For 34 years, Canada didn't know about the salt hazard its people were facing. Now it knows, but at the rate it is moving it will be another 34 years before it does something about it.
From 1970 to 2004, this country did not bother to measure how much salt Canadians ingest. "We had a national nutrition survey in 1970; our next one was in 2004," Katherine Gray-Donald, a McGill University nutritionist, told the Commons health committee this month.
Finland began tackling the issue 30 years ago. It has reduced salt intake by 33 per cent, on average, since then, reduced blood pressure sharply and helped cut deaths from heart attacks and strokes by 75 per cent. Britain has set up an agency dedicated to salt reduction, and has persuaded the food industry to accept voluntary reductions, phased in so consumers won't notice the difference in taste. Canada has the Sodium Working Group, with representatives of the food industry, medicine and government. It takes months to set up a meeting. At the moment its goal seems to be to do more research.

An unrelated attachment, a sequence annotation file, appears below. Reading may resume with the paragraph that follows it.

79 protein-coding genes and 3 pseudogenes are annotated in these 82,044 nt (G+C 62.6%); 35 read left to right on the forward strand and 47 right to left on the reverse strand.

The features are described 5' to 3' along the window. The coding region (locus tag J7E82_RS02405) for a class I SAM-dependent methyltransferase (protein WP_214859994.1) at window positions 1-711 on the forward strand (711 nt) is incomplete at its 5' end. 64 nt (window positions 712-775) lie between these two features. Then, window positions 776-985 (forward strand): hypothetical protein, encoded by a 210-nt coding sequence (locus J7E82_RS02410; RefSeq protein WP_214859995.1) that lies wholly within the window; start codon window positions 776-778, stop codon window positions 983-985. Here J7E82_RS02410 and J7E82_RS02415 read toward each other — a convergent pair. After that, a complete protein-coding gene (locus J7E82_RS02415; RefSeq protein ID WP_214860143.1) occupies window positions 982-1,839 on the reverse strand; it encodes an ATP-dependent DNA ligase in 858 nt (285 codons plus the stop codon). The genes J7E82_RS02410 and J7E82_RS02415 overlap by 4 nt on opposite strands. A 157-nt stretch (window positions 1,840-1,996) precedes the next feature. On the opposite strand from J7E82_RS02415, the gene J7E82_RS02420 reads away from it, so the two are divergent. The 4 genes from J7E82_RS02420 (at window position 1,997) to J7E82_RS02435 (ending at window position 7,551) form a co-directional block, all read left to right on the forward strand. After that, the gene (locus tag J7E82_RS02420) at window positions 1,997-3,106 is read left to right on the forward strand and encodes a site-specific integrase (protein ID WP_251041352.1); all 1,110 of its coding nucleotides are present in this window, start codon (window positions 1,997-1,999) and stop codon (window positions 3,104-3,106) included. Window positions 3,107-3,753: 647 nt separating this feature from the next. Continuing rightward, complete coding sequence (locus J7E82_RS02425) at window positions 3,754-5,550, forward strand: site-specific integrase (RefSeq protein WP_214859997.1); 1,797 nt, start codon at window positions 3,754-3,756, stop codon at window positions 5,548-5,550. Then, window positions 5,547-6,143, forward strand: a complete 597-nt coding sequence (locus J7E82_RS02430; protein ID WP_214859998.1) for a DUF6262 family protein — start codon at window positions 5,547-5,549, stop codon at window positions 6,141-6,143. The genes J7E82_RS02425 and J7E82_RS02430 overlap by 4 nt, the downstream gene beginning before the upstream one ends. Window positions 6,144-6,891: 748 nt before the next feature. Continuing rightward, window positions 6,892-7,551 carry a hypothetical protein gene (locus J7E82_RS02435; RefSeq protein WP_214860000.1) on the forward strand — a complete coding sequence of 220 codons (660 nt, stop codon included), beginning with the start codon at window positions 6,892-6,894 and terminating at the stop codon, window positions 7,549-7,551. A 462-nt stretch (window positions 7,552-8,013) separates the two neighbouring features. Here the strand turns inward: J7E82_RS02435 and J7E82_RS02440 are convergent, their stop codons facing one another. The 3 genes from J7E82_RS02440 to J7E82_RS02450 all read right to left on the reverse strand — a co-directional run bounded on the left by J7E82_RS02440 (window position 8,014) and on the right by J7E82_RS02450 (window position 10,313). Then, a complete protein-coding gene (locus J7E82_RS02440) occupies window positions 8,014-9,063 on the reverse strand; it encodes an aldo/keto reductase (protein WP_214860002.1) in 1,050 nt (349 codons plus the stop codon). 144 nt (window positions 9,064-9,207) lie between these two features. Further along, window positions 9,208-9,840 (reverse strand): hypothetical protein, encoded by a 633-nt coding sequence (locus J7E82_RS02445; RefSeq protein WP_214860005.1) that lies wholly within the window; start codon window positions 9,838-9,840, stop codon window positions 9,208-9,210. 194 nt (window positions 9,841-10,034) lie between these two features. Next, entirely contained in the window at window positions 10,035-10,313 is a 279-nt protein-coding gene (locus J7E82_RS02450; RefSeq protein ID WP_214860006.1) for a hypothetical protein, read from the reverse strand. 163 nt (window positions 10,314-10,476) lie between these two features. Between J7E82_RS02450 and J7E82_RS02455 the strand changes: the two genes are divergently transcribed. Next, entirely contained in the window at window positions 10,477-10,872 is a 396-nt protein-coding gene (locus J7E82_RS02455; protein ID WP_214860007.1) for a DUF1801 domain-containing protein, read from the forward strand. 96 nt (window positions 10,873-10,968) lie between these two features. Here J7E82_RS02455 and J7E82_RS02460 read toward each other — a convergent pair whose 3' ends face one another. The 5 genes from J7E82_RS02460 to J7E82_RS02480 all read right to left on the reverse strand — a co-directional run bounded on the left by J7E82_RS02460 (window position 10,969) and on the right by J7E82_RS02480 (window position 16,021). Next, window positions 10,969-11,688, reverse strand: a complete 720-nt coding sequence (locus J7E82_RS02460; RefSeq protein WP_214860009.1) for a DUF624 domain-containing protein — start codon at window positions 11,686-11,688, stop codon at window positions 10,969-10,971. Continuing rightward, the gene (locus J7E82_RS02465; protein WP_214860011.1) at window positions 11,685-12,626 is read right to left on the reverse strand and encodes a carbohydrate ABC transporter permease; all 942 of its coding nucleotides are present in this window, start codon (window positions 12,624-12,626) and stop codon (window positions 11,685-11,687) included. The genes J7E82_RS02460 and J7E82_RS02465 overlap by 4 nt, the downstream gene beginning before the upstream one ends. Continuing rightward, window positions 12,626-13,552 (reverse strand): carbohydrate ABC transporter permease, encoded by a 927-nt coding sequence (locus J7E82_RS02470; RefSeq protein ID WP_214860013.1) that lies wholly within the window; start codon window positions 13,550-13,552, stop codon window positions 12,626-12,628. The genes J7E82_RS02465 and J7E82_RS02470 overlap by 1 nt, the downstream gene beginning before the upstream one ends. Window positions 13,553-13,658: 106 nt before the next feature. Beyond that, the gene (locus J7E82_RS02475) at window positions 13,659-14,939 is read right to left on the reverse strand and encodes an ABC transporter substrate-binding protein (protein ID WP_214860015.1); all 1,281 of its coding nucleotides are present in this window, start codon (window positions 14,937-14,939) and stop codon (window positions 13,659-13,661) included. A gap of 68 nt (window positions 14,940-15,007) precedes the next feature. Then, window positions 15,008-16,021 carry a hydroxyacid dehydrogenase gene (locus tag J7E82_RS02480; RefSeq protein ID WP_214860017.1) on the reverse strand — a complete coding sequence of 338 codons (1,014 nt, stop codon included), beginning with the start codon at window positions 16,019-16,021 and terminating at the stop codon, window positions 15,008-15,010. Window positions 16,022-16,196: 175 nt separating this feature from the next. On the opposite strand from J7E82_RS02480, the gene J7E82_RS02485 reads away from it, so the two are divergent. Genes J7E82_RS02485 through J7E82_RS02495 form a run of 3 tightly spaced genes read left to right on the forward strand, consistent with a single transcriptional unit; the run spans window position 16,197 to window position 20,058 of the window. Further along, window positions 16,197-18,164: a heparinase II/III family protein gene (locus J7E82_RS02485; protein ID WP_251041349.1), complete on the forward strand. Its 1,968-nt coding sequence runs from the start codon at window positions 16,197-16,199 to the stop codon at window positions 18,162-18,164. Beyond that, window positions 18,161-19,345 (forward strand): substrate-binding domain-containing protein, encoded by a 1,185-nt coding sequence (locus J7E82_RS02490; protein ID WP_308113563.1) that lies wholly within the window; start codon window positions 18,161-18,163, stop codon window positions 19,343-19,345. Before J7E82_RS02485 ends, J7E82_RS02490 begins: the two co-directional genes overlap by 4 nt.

The Canadian government needs to show some motivation. A new study that shows an extra teaspoon a day of salt heightens the risk of stroke by 23 per cent and of heart disease by 17 per cent should give the Sodium Working Group a reason to get out of bed in the morning. The danger was direct. In 13 studies involving 170,000 people between 1996 and 2008, excess salt was directly to blame for more than 10,000 heart attacks and strokes, according to research published last week in the British Medical Journal.
Sodium levels in some food products sold in Canada are much higher than in the same products sold elsewhere. A cup of All-Bran cereal in Canada has 620 milligrams of sodium, compared with just 160 milligrams in the U.S. Canadians should be angry about that. Their government should be angry on their behalf.
"Is our palate different from the Americans' palate?" New Democrat MP Judy Wasylycia-Leis asked incredulously of a Kellogg Canada Inc. spokeswoman at the health committee. Yes, she was told, it is. Unfortunately, though, Canadians hearts are very much the same as those of Americans. Those hearts can take only so much salt.
The food industry is only too happy to take its sweet time to make salt reductions (or "renovations," as the Kellogg spokeswoman calls them). "We must balance the push of science against the pull of the market," a Nestlé Canada spokeswoman told the health committee. Roughly 80 per cent of Canadians' salt intake comes from processed foods. This is where the heart of the problem lies.
The push of common sense, through voluntary reduction targets and clear "stop" signs on salt-drenched foods, should be enough to teach the market to accept less salt, as it did, willingly, in Britain. Government has enough reason to be motivated, and to do the pushing.
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